While driving around the outskirts of Sour, in fields preceding the small villages of Hosh or Naqoura, you see small tented settlements, bordering the road or scattered around the landscape. The Syrian refugee camps in South Lebanon are discrete and compared to other area’s of the country are fairly small. I was told that before their civil, war the Syrians use to come and work during the farming and the touristic season. They could find work and then go back to Syria. Nowadays the camps are occupied permanently and as they are growing bigger each day with approaching season the available work becomes scarcer. The Palestinians in Syria who have managed to flee the camp of Yarmouk in Damascus have took shelter with their fellow countrymen in the Palestinian camps of El Buss, Burj el-Shemali and Rashidieh. In 2012 the Syrians were welcomed by the Lebanese in available houses, garages. Returning the favor from the 2006 war when many Lebanese from the south fled Israelis bombings by taking refuge in Syria. However three years later the lack of space and the increasing number of newcomers have made the construction of Informal Tented Settlement’s (ITS) inevitable. The streets of Sour are full of children begging or selling flowers and chewing gums. The crops are filled with women and men harvesting lemons and the last mandarins of the season. Compered to the North of the country, the South has experienced a smaller influx of refugees but even here the presence of a major refugee crises is visible. The lack of rain this winter rises the fear of a major drought which could aggravate the relations between the local and Syrian community.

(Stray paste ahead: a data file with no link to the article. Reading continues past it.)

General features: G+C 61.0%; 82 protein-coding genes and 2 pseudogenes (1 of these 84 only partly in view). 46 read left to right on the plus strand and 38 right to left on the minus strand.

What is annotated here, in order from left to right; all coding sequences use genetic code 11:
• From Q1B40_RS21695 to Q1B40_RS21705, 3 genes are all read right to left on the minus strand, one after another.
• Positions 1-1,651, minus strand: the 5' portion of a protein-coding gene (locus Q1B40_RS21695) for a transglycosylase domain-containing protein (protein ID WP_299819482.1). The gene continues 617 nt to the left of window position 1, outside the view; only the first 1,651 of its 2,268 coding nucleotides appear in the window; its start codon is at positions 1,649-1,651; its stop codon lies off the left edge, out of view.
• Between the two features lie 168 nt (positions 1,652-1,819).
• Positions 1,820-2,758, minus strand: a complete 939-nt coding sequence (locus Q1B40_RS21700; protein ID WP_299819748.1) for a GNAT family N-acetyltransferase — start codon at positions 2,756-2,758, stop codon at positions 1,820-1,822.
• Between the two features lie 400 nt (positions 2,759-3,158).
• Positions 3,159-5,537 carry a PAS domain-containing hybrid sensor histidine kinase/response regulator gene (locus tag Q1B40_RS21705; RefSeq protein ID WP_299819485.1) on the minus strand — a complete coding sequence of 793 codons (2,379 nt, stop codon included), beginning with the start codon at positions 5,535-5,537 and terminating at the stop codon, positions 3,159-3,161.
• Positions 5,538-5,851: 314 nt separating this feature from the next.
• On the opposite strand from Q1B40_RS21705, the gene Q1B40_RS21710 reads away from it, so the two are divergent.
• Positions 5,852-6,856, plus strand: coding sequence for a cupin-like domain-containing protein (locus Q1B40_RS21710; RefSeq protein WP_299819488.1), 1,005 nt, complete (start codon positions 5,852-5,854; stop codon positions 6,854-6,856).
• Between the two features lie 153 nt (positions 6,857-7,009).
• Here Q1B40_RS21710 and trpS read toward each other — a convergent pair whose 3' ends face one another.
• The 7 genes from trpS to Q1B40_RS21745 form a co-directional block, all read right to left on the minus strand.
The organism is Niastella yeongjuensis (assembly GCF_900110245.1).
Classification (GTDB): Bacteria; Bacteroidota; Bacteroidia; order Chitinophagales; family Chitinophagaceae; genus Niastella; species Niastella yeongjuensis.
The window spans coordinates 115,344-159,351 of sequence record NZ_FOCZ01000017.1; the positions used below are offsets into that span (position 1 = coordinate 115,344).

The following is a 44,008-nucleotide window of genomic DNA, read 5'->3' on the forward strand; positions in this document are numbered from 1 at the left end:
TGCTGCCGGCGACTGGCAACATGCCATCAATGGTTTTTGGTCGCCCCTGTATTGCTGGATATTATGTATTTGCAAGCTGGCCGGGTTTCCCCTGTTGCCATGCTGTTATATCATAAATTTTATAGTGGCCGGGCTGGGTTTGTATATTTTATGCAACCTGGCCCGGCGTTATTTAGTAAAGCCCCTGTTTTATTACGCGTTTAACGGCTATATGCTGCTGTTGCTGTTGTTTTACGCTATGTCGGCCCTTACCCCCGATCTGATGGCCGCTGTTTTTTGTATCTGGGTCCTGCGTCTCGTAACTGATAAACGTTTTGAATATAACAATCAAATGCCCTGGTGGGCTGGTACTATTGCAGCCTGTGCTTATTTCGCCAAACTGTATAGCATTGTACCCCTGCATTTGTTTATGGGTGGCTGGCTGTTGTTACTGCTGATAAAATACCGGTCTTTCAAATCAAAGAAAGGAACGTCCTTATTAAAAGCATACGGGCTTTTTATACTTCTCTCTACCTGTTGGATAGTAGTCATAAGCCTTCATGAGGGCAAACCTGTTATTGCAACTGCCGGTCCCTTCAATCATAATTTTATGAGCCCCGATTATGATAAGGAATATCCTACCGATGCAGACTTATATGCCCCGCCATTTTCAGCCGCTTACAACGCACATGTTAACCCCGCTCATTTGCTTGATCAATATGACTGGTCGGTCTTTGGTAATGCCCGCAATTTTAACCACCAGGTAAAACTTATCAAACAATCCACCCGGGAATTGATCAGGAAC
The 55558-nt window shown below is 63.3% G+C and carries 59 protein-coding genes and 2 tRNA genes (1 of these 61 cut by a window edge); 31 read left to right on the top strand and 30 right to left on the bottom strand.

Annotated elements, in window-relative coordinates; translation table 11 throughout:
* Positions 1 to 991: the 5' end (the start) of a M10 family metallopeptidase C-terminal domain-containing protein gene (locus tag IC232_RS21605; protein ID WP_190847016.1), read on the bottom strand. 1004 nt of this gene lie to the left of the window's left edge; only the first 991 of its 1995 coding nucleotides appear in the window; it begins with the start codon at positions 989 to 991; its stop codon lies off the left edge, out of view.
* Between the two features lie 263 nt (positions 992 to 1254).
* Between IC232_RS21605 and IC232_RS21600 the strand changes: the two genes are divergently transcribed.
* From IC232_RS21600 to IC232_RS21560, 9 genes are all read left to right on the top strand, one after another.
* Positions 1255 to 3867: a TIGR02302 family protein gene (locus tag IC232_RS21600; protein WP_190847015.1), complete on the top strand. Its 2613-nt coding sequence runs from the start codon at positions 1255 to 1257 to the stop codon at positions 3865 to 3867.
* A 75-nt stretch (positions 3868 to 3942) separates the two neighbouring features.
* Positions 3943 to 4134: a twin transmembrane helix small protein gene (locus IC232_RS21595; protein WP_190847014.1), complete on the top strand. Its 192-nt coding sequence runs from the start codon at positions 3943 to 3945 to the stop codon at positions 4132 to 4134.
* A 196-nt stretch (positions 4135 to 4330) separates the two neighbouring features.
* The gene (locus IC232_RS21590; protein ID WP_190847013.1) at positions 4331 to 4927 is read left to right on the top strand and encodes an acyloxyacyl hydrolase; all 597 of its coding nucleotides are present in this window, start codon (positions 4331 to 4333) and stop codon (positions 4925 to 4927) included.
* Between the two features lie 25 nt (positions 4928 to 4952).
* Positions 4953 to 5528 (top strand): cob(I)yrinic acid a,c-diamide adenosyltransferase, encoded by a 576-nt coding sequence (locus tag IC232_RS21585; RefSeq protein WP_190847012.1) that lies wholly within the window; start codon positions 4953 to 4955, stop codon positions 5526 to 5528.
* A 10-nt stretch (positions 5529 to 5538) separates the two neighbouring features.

Its five o’clock in the morning and I have decided after a few days of location scouting to take a photo of the Rashidieh camp at dawn. So I head towards the beach and set up my view camera on the chosen viewpoint which happens to be a bay-watch tower left their from the previous touristic season. This view can symbolize the situation of the Palestinians in Lebanon. A town isolated in the Lebanese landscape a few kilometers from their homeland which many have never even laid foot on. On one side there is the sea on the other the banana crops. Behind are the fumes of the burning waste disposal and in front a natural reserve and the beach separating it from Sour. This morning the camp is even more isolated since the mist diffuses the first beam’s of the rising light. After having shot two photo’s to be sure, I pack the view camera and head back home where I load another set films for the rest of the day. During the next weeks I’ll be shooting in the very South of Lebanon picturing the small tented settlements just as isolated as this town/camp and meeting the families who live in them.